The rolling elevation changes, rich volcanic soil, warm days and cool nights that make the Camino region ideal for apples are similarly suitable for grapes. El Dorado County is an American Viticultural Area (AVA) with a long heritage and an unusually diverse array of vintages, from sprightly whites to big, bombastic reds that make you sit up and say hello.

“We have probably the most dynamic terroir in the world for growing grapes,” says Lexi Boeger, vice president of the El Dorado Winery Association and marketing director for Boeger Winery, one of the area’s biggest brands. (“Terroir” is a wine term that includes the total environment influencing the grapes, including soil, climate, elevation and sun exposure.)

While the El Dorado region has a history of winemaking dating back to Gold Rush days, commercial wine production died with Prohibition, not to be revived until 1972, the year Greg Boeger (Lexi’s dad) founded his winery, boldly staking his claim with a barbera—then relatively unknown in the United States, but a favorite in Italy.

A group drinking wine at Lava Cap Winery.

Drink in the views at Lava Cap Winery. (Photo by Max Whittaker)

El Dorado features more than 20 distinct soil types, and its frequent elevation changes, ranging from 1,200 to 3,500 feet above sea level, create pockets of different temperatures, or microclimates. Its sloping foothills offer varied sun exposure, which enables wineries to grow several different varietals within a single small vineyard.

“You can literally find the right niche for the right variety,” says Boeger, “and because of that, we have over 70 varieties in this county. And this county is tiny. There is no other wine region in the world that even comes close to that many distinct varieties in one AVA.” By contrast, Napa Valley boasts around half that number.

In the warmer lower elevations near Placerville, growers focus on such varietals as Northern Italy’s robust barbera and California favorite zinfandel, which was first planted in the area over 150 years ago. El Dorado winemakers today make all the usual suspects, like cabernet sauvignon, syrah, merlot and sauvignon blanc. But they have also found a niche growing lesser-known varietals like spicy, elegant tinta cão, a cool-climate Portuguese grape used in port and red blends, and alvarelhão, a rare northern Portuguese red—Madroña Vineyards, which makes estate ports, uses both in its dessert wines, and Rucksack Cellars uses them in their signature Portuguese dry blend. French white muscat (called muscat canelli by area winemakers) is used for lightly sweet and dessert wines by Lava Cap, Boeger, and others. Other less-common French varietals, such as petit verdot, cabernet franc and viognier, also thrive here.

“We have been a small, underdog, unknown region for a long time,” says Boeger. “This region is making its mark. It’s exciting.”

✦ ✦ ✦



The Camino area boasts dozens of wineries, from big to boutique. Here are five of our favorites, where it was love at first sip.

Rucksack Cellars

Roll up to the casual open-air tasting counter, which opened last year, and the first thing you see is a wooden bunny on wheels, salvaged from a local theater company’s Monty Python production. Rucksack’s chardonnay lets the grape’s tropical notes shine, and the seco, a red blend of Portuguese varietals, offers deep, structured berry notes. 3030 Carson Rd. Placerville. 530-647-2113.

Bumgarner Winery

Housed in a 100-year-old barn, this winery specializes in refined and distinctive reds. We love the cherry-scented, high-elevation pinot noir and the smooth tempranillo. Don’t miss the unusual selection of hard ciders, including a citrusy dry-hopped version and a punchy gingered one. 3550 Carson Rd. Camino. 530-303-3418.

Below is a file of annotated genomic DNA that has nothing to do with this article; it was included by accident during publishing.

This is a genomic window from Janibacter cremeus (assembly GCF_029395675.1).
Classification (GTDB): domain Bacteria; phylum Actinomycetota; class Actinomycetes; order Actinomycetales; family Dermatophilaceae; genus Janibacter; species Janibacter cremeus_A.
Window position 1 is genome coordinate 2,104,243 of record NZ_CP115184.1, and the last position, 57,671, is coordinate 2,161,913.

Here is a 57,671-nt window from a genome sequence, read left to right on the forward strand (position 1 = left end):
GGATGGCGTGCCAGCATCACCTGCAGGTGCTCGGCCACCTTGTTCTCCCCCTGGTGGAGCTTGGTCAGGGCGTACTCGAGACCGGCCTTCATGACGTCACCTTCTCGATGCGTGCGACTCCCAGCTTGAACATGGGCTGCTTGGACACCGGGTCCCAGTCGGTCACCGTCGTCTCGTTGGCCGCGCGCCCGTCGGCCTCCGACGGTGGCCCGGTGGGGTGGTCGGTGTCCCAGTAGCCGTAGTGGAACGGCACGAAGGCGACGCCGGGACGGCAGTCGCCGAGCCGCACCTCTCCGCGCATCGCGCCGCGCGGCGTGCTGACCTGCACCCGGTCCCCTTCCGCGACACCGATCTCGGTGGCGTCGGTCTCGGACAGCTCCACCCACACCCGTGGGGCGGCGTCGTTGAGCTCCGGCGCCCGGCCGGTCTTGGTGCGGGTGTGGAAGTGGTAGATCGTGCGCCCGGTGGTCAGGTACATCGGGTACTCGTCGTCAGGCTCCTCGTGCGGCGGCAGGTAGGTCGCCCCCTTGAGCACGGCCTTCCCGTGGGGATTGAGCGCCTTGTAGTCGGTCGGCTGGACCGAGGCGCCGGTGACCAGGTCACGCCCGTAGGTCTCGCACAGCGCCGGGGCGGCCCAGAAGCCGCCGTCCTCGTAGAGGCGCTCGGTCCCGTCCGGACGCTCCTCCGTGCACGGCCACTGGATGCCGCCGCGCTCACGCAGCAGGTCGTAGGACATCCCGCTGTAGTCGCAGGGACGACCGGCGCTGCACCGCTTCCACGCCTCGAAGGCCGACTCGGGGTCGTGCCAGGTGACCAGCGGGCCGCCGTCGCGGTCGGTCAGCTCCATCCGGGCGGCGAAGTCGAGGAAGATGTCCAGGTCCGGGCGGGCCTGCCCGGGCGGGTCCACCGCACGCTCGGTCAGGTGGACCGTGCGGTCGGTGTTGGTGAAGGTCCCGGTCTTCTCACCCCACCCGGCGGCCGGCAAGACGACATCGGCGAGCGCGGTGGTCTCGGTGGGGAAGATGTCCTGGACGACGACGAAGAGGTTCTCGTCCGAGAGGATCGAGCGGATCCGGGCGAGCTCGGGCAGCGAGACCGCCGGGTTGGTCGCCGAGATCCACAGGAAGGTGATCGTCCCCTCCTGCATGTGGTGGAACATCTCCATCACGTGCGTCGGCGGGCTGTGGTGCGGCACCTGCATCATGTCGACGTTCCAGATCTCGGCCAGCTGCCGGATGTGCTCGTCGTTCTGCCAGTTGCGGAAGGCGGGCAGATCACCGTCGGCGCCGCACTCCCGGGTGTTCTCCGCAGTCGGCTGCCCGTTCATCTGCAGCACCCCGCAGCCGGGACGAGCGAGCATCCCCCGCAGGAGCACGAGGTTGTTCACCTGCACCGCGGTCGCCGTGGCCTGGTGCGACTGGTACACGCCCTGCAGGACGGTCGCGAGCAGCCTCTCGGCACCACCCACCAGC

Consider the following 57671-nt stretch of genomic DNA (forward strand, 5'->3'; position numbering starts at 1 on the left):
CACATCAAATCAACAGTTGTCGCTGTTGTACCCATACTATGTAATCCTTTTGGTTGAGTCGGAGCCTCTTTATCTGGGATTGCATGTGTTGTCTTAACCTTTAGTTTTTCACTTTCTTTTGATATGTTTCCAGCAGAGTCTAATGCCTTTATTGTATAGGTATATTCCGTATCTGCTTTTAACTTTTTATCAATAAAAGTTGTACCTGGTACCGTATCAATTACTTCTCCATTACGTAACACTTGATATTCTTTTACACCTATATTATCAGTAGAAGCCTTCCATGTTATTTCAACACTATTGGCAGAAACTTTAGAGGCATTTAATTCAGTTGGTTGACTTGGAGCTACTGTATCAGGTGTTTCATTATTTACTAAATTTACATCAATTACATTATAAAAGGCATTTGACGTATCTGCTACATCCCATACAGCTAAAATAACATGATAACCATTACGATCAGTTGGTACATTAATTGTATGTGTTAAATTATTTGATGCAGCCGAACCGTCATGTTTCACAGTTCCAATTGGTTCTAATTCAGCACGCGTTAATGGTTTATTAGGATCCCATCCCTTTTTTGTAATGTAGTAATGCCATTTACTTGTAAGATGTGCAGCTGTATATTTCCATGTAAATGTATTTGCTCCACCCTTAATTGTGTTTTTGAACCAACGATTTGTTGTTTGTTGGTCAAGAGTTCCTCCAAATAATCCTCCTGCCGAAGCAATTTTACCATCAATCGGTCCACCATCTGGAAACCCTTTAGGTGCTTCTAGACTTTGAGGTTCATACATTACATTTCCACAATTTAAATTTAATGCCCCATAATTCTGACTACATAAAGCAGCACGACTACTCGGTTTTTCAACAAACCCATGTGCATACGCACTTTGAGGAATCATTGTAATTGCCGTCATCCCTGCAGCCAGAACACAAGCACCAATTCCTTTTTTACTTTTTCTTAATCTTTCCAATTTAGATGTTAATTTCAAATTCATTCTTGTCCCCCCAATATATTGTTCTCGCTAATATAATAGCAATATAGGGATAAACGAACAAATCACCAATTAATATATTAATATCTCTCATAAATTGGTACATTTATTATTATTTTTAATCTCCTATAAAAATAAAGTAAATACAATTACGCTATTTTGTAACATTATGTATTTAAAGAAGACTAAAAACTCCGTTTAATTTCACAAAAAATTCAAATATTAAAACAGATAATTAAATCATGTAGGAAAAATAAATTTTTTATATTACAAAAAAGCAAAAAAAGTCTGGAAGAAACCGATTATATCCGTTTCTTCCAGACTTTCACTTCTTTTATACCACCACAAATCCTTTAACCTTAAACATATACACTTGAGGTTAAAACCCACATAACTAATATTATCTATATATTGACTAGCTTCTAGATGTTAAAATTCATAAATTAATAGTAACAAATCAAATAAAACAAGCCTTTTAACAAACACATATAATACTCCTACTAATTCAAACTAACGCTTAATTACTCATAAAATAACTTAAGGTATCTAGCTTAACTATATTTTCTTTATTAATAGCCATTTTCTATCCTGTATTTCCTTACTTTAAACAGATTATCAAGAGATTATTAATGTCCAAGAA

A family having a picnic at a table at Boeger Winery (Photo by Max Whittaker)

A perfect picnic at Boeger Winery (Photo by Max Whittaker)

Madroña Vineyards

Woodsy and welcoming, the tasting room pours about 10 of the 27 estate vintages the winery makes. Rhone and Bordeaux varieties stand out here, especially the cabernet franc, but don’t miss the inexpensive El Tinto, which makes a great table wine. Madroña is also known for its Portuguese blended port. 2560 High Hill Rd. Camino. 530-644-5948.

Boeger Winery

The oldest of the El Dorado wineries is not to be overlooked, with a tasting room located in a rustic 1872 farmhouse serving juicy zins and surrounded by idyllic picnic grounds. When owner Greg Boeger was clearing hillside blackberries, he found old vines of Gold Rush–era zinfandel, which proved to have an entirely unique DNA signature; they form the basis for the winery’s small-batch Rosa Canina zin. 1709 Carson Rd. Placerville. 530-622-8094.

Lava Cap Winery

The wines are spectacular—in particular, the peppery syrah or the powerful old vine zin. You can’t beat the gorgeous view from the scenic patio or the snack selection (think gourmet crackers, salami and other savory treats for nibbling) either. Adding a quirk factor are the informative signs touting geological trivia about the location’s namesake “lava cap,” a remnant of its distant volcanic past. 2221 Fruitridge Rd. Placerville. 530-621-0175.

✦ ✦ ✦


The Fizz Biz

Local orchardists and vintners have caught the craft drink craze and are starting to dabble more in fermented hard ciders. Fizzy and ranging from dry to lightly sweet, with crisp fruit notes and a light-bodied mouthfeel, ciders can appeal to partisans of both beer and wine. Thirsty travelers will also find apple wines and even apple beers. Ready to get tasting? Some favorite spots: High Hill Ranch ( offers tastings of hard cider and apple wine, plus indulgent caramel apple cider shakes inside its Wine Shack. Delfino Farms is soon to launch a winery, but meanwhile they currently produce a dry sparkling cider. Jack Russell Brewery makes four flavors of cider (apple, peach, blackberry and raspberry), as well as an apple ale. Fans of mead, the honey wine, will also find their thrill here. Bumgarner Winery has three types of cider on tap: traditional hard apple cider, with a straw-pale color and tart flavor; dry-hopped cider that takes on beer-like notes; and the popular, zingy ginger.


Pages: 1 2 3 4 5 6 7 8